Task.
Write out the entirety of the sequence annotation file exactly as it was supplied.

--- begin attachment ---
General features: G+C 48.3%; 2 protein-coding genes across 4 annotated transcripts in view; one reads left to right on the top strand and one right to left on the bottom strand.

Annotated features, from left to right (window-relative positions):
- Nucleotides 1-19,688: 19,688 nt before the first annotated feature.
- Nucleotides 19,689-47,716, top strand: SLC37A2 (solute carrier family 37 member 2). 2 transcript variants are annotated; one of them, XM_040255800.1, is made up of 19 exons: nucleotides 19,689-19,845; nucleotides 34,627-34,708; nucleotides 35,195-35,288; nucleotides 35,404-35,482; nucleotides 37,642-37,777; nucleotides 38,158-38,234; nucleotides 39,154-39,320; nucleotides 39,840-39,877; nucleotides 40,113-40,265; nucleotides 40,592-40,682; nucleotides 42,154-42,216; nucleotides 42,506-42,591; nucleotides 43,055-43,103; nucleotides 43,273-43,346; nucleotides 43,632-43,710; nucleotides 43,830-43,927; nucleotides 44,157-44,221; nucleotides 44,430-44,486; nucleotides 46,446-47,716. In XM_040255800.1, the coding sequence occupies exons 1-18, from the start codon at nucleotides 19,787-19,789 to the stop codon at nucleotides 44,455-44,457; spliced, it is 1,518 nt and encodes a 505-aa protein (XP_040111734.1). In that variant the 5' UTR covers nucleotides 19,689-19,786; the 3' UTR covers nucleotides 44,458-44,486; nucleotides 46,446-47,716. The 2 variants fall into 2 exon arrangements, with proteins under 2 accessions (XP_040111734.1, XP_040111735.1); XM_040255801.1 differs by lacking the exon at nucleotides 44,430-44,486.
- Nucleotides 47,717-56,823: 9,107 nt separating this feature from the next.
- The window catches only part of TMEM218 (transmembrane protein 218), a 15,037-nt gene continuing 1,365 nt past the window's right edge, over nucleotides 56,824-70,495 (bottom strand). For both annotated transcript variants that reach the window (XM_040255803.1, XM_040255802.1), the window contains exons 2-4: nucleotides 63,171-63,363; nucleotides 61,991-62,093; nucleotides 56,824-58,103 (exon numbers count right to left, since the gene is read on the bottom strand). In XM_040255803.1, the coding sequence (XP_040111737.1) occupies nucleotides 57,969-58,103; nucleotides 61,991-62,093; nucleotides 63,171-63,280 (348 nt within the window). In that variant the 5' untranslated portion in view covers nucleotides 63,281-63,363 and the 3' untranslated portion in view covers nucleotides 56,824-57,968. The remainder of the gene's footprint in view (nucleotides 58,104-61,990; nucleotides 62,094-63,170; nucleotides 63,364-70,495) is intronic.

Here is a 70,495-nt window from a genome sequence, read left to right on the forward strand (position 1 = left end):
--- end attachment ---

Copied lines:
General features: G+C 48.3%; 2 protein-coding genes across 4 annotated transcripts in view; one reads left to right on the top strand and one right to left on the bottom strand.

Annotated features, from left to right (window-relative positions):
- Nucleotides 1-19,688: 19,688 nt before the first annotated feature.
- Nucleotides 19,689-47,716, top strand: SLC37A2 (solute carrier family 37 member 2). 2 transcript variants are annotated; one of them, XM_040255800.1, is made up of 19 exons: nucleotides 19,689-19,845; nucleotides 34,627-34,708; nucleotides 35,195-35,288; nucleotides 35,404-35,482; nucleotides 37,642-37,777; nucleotides 38,158-38,234; nucleotides 39,154-39,320; nucleotides 39,840-39,877; nucleotides 40,113-40,265; nucleotides 40,592-40,682; nucleotides 42,154-42,216; nucleotides 42,506-42,591; nucleotides 43,055-43,103; nucleotides 43,273-43,346; nucleotides 43,632-43,710; nucleotides 43,830-43,927; nucleotides 44,157-44,221; nucleotides 44,430-44,486; nucleotides 46,446-47,716. In XM_040255800.1, the coding sequence occupies exons 1-18, from the start codon at nucleotides 19,787-19,789 to the stop codon at nucleotides 44,455-44,457; spliced, it is 1,518 nt and encodes a 505-aa protein (XP_040111734.1). In that variant the 5' UTR covers nucleotides 19,689-19,786; the 3' UTR covers nucleotides 44,458-44,486; nucleotides 46,446-47,716. The 2 variants fall into 2 exon arrangements, with proteins under 2 accessions (XP_040111734.1, XP_040111735.1); XM_040255801.1 differs by lacking the exon at nucleotides 44,430-44,486.
- Nucleotides 47,717-56,823: 9,107 nt separating this feature from the next.
- The window catches only part of TMEM218 (transmembrane protein 218), a 15,037-nt gene continuing 1,365 nt past the window's right edge, over nucleotides 56,824-70,495 (bottom strand). For both annotated transcript variants that reach the window (XM_040255803.1, XM_040255802.1), the window contains exons 2-4: nucleotides 63,171-63,363; nucleotides 61,991-62,093; nucleotides 56,824-58,103 (exon numbers count right to left, since the gene is read on the bottom strand). In XM_040255803.1, the coding sequence (XP_040111737.1) occupies nucleotides 57,969-58,103; nucleotides 61,991-62,093; nucleotides 63,171-63,280 (348 nt within the window). In that variant the 5' untranslated portion in view covers nucleotides 63,281-63,363 and the 3' untranslated portion in view covers nucleotides 56,824-57,968. The remainder of the gene's footprint in view (nucleotides 58,104-61,990; nucleotides 62,094-63,170; nucleotides 63,364-70,495) is intronic.

Here is a 70,495-nt window from a genome sequence, read left to right on the forward strand (position 1 = left end):